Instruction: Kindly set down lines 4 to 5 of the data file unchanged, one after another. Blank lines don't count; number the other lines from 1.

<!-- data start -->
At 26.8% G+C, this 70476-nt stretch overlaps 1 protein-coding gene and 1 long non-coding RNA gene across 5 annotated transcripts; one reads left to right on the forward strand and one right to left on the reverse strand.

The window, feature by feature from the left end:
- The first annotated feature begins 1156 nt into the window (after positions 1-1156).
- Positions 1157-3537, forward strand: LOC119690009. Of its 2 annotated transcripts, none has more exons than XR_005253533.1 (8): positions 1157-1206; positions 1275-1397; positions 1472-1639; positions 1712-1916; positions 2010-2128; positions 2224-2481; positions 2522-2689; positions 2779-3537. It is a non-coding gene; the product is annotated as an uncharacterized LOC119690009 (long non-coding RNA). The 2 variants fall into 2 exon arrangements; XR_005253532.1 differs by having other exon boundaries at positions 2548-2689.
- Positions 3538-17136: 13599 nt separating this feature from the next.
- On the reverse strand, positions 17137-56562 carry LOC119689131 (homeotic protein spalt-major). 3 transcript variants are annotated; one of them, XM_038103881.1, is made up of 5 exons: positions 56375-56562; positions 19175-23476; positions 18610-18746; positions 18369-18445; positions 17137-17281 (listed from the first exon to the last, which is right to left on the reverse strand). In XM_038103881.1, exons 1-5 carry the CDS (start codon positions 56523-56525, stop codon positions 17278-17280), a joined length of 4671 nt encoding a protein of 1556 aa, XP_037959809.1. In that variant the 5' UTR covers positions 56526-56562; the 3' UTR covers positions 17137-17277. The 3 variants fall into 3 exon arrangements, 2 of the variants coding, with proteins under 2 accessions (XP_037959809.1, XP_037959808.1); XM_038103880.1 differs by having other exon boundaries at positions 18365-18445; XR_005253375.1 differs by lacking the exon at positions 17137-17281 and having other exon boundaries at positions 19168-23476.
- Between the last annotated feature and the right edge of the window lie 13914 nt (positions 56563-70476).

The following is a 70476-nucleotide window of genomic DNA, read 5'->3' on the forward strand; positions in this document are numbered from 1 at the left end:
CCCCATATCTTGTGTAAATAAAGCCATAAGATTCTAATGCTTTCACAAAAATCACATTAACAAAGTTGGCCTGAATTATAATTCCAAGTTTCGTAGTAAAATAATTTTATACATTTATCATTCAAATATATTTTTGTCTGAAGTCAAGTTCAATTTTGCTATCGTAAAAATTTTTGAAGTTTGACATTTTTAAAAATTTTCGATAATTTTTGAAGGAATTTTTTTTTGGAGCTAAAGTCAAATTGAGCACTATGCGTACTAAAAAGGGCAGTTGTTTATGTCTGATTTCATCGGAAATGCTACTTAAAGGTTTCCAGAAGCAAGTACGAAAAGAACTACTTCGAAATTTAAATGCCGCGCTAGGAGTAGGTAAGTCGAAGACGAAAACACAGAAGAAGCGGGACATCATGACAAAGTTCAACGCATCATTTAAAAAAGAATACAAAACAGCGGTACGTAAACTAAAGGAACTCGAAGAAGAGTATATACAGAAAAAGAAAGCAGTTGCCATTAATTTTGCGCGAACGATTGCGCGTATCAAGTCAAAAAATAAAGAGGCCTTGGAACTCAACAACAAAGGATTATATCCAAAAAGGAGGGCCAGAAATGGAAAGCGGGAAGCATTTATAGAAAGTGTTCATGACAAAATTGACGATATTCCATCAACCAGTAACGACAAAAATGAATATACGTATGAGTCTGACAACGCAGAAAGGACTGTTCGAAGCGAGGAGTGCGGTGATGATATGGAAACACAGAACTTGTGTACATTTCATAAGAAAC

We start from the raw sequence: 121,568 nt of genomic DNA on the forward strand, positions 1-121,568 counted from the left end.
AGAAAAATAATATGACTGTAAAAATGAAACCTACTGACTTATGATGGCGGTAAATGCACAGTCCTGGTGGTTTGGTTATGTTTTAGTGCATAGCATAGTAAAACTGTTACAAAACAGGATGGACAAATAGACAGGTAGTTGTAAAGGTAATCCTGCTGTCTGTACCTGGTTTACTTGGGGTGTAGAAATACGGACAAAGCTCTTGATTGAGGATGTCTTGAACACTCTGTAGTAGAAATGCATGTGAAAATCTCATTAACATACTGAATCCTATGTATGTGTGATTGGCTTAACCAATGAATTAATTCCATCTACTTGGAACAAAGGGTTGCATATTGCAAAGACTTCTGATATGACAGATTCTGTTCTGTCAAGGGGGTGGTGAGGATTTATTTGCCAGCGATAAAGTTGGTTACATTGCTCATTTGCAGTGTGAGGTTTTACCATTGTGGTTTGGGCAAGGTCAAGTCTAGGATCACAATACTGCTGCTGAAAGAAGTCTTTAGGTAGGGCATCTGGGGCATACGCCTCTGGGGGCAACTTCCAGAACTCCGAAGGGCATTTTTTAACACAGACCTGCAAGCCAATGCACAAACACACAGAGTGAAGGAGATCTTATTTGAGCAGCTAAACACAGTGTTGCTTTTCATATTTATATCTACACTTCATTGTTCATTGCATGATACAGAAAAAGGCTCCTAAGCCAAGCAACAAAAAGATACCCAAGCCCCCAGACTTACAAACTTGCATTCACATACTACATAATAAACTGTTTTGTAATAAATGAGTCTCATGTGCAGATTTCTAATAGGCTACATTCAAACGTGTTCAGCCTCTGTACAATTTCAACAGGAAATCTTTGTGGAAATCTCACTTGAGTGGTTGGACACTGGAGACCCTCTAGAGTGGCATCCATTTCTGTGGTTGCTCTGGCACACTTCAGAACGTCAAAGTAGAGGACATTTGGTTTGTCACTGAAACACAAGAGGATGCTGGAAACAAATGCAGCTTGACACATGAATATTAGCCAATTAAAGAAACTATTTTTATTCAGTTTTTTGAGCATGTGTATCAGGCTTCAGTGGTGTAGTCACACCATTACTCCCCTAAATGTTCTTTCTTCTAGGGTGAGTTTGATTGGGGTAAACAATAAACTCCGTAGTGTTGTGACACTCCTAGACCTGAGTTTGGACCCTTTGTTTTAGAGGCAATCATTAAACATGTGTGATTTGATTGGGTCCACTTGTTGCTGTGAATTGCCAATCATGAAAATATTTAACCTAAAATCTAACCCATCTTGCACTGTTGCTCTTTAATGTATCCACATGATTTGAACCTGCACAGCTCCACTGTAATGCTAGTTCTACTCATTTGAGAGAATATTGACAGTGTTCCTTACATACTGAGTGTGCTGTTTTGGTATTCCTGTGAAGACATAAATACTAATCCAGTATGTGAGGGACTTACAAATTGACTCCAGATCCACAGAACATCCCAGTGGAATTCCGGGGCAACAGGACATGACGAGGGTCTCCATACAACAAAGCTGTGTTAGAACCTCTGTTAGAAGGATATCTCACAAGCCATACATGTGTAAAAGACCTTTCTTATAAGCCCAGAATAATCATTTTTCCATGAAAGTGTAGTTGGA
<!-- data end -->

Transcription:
- Positions 1157-3537, forward strand: LOC119690009. Of its 2 annotated transcripts, none has more exons than XR_005253533.1 (8): positions 1157-1206; positions 1275-1397; positions 1472-1639; positions 1712-1916; positions 2010-2128; positions 2224-2481; positions 2522-2689; positions 2779-3537. It is a non-coding gene; the product is annotated as an uncharacterized LOC119690009 (long non-coding RNA). The 2 variants fall into 2 exon arrangements; XR_005253532.1 differs by having other exon boundaries at positions 2548-2689.
- Positions 3538-17136: 13599 nt separating this feature from the next.